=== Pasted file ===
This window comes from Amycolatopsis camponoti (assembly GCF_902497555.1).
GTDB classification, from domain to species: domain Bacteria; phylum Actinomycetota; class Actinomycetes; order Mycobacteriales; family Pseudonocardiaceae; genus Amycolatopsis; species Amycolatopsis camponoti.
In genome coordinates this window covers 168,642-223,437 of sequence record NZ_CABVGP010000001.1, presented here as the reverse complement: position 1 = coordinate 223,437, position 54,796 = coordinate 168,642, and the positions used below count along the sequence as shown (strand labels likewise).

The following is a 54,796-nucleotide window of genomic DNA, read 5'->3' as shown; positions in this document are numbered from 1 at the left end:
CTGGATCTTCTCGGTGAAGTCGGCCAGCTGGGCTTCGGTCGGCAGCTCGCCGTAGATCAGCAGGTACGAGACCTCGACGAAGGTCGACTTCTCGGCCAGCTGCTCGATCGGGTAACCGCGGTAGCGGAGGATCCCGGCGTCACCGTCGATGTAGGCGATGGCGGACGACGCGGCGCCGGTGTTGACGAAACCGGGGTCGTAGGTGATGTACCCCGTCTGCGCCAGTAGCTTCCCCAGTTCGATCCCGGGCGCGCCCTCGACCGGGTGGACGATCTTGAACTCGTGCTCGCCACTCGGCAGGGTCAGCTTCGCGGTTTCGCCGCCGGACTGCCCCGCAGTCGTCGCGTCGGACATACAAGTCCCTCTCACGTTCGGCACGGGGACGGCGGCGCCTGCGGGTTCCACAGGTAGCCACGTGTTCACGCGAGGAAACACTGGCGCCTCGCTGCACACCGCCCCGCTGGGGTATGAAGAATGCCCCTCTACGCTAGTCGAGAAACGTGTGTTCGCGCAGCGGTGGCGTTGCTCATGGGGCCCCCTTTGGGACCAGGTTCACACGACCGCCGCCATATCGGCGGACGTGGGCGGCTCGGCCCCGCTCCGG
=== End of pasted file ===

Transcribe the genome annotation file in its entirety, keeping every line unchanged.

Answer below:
This window comes from Amycolatopsis camponoti (assembly GCF_902497555.1).
GTDB classification, from domain to species: domain Bacteria; phylum Actinomycetota; class Actinomycetes; order Mycobacteriales; family Pseudonocardiaceae; genus Amycolatopsis; species Amycolatopsis camponoti.
In genome coordinates this window covers 168,642-223,437 of sequence record NZ_CABVGP010000001.1, presented here as the reverse complement: position 1 = coordinate 223,437, position 54,796 = coordinate 168,642, and the positions used below count along the sequence as shown (strand labels likewise).

The following is a 54,796-nucleotide window of genomic DNA, read 5'->3' as shown; positions in this document are numbered from 1 at the left end:
CTGGATCTTCTCGGTGAAGTCGGCCAGCTGGGCTTCGGTCGGCAGCTCGCCGTAGATCAGCAGGTACGAGACCTCGACGAAGGTCGACTTCTCGGCCAGCTGCTCGATCGGGTAACCGCGGTAGCGGAGGATCCCGGCGTCACCGTCGATGTAGGCGATGGCGGACGACGCGGCGCCGGTGTTGACGAAACCGGGGTCGTAGGTGATGTACCCCGTCTGCGCCAGTAGCTTCCCCAGTTCGATCCCGGGCGCGCCCTCGACCGGGTGGACGATCTTGAACTCGTGCTCGCCACTCGGCAGGGTCAGCTTCGCGGTTTCGCCGCCGGACTGCCCCGCAGTCGTCGCGTCGGACATACAAGTCCCTCTCACGTTCGGCACGGGGACGGCGGCGCCTGCGGGTTCCACAGGTAGCCACGTGTTCACGCGAGGAAACACTGGCGCCTCGCTGCACACCGCCCCGCTGGGGTATGAAGAATGCCCCTCTACGCTAGTCGAGAAACGTGTGTTCGCGCAGCGGTGGCGTTGCTCATGGGGCCCCCTTTGGGACCAGGTTCACACGACCGCCGCCATATCGGCGGACGTGGGCGGCTCGGCCCCGCTCCGG